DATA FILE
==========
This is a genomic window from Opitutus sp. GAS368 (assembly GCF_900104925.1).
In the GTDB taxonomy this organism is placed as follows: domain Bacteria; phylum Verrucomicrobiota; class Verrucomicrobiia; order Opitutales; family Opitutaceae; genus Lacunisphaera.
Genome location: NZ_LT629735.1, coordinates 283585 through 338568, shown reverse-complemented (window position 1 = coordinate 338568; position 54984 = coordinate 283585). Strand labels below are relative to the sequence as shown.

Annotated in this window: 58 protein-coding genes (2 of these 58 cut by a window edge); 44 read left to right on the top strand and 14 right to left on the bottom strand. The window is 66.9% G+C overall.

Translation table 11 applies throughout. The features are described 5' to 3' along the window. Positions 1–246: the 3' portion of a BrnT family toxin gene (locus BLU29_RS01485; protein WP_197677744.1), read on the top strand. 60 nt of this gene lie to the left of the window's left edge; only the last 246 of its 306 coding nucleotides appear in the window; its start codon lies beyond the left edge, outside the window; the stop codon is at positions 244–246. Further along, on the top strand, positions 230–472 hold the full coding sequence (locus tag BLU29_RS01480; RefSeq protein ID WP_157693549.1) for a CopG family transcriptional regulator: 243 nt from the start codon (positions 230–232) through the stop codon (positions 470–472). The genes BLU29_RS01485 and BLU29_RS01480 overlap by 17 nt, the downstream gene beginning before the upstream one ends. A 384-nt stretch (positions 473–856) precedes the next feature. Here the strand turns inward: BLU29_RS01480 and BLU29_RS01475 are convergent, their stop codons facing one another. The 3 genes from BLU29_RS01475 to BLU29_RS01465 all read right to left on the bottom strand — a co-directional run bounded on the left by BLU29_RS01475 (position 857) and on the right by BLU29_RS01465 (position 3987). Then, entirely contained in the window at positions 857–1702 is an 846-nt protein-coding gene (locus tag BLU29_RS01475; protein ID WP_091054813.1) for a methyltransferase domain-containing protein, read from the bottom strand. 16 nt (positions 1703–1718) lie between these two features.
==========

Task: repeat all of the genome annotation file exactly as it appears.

This is a genomic window from Opitutus sp. GAS368 (assembly GCF_900104925.1).
In the GTDB taxonomy this organism is placed as follows: domain Bacteria; phylum Verrucomicrobiota; class Verrucomicrobiia; order Opitutales; family Opitutaceae; genus Lacunisphaera.
Genome location: NZ_LT629735.1, coordinates 283585 through 338568, shown reverse-complemented (window position 1 = coordinate 338568; position 54984 = coordinate 283585). Strand labels below are relative to the sequence as shown.

Annotated in this window: 58 protein-coding genes (2 of these 58 cut by a window edge); 44 read left to right on the top strand and 14 right to left on the bottom strand. The window is 66.9% G+C overall.

Translation table 11 applies throughout. The features are described 5' to 3' along the window. Positions 1–246: the 3' portion of a BrnT family toxin gene (locus BLU29_RS01485; protein WP_197677744.1), read on the top strand. 60 nt of this gene lie to the left of the window's left edge; only the last 246 of its 306 coding nucleotides appear in the window; its start codon lies beyond the left edge, outside the window; the stop codon is at positions 244–246. Further along, on the top strand, positions 230–472 hold the full coding sequence (locus tag BLU29_RS01480; RefSeq protein ID WP_157693549.1) for a CopG family transcriptional regulator: 243 nt from the start codon (positions 230–232) through the stop codon (positions 470–472). The genes BLU29_RS01485 and BLU29_RS01480 overlap by 17 nt, the downstream gene beginning before the upstream one ends. A 384-nt stretch (positions 473–856) precedes the next feature. Here the strand turns inward: BLU29_RS01480 and BLU29_RS01475 are convergent, their stop codons facing one another. The 3 genes from BLU29_RS01475 to BLU29_RS01465 all read right to left on the bottom strand — a co-directional run bounded on the left by BLU29_RS01475 (position 857) and on the right by BLU29_RS01465 (position 3987). Then, entirely contained in the window at positions 857–1702 is an 846-nt protein-coding gene (locus tag BLU29_RS01475; protein ID WP_091054813.1) for a methyltransferase domain-containing protein, read from the bottom strand. 16 nt (positions 1703–1718) lie between these two features.